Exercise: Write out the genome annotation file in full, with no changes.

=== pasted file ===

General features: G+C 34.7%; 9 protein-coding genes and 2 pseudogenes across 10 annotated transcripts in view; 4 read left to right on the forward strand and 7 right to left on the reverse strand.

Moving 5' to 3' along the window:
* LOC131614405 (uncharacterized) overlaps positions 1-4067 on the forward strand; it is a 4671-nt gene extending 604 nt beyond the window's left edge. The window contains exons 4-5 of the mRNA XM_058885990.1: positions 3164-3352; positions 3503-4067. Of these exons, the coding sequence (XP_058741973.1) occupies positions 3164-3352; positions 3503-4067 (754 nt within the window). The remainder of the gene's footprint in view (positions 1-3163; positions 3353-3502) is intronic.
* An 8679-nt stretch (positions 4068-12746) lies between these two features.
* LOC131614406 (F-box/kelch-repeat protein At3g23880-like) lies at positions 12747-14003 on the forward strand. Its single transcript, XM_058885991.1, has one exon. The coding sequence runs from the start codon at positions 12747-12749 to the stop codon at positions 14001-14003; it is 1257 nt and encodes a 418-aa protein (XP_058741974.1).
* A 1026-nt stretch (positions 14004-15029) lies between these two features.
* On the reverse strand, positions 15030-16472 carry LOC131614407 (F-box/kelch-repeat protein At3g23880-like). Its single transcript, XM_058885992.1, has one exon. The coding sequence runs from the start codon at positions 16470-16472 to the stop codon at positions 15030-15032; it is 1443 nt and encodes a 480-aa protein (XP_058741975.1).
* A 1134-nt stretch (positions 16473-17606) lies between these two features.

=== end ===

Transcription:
General features: G+C 34.7%; 9 protein-coding genes and 2 pseudogenes across 10 annotated transcripts in view; 4 read left to right on the forward strand and 7 right to left on the reverse strand.

Moving 5' to 3' along the window:
* LOC131614405 (uncharacterized) overlaps positions 1-4067 on the forward strand; it is a 4671-nt gene extending 604 nt beyond the window's left edge. The window contains exons 4-5 of the mRNA XM_058885990.1: positions 3164-3352; positions 3503-4067. Of these exons, the coding sequence (XP_058741973.1) occupies positions 3164-3352; positions 3503-4067 (754 nt within the window). The remainder of the gene's footprint in view (positions 1-3163; positions 3353-3502) is intronic.
* An 8679-nt stretch (positions 4068-12746) lies between these two features.
* LOC131614406 (F-box/kelch-repeat protein At3g23880-like) lies at positions 12747-14003 on the forward strand. Its single transcript, XM_058885991.1, has one exon. The coding sequence runs from the start codon at positions 12747-12749 to the stop codon at positions 14001-14003; it is 1257 nt and encodes a 418-aa protein (XP_058741974.1).
* A 1026-nt stretch (positions 14004-15029) lies between these two features.
* On the reverse strand, positions 15030-16472 carry LOC131614407 (F-box/kelch-repeat protein At3g23880-like). Its single transcript, XM_058885992.1, has one exon. The coding sequence runs from the start codon at positions 16470-16472 to the stop codon at positions 15030-15032; it is 1443 nt and encodes a 480-aa protein (XP_058741975.1).
* A 1134-nt stretch (positions 16473-17606) lies between these two features.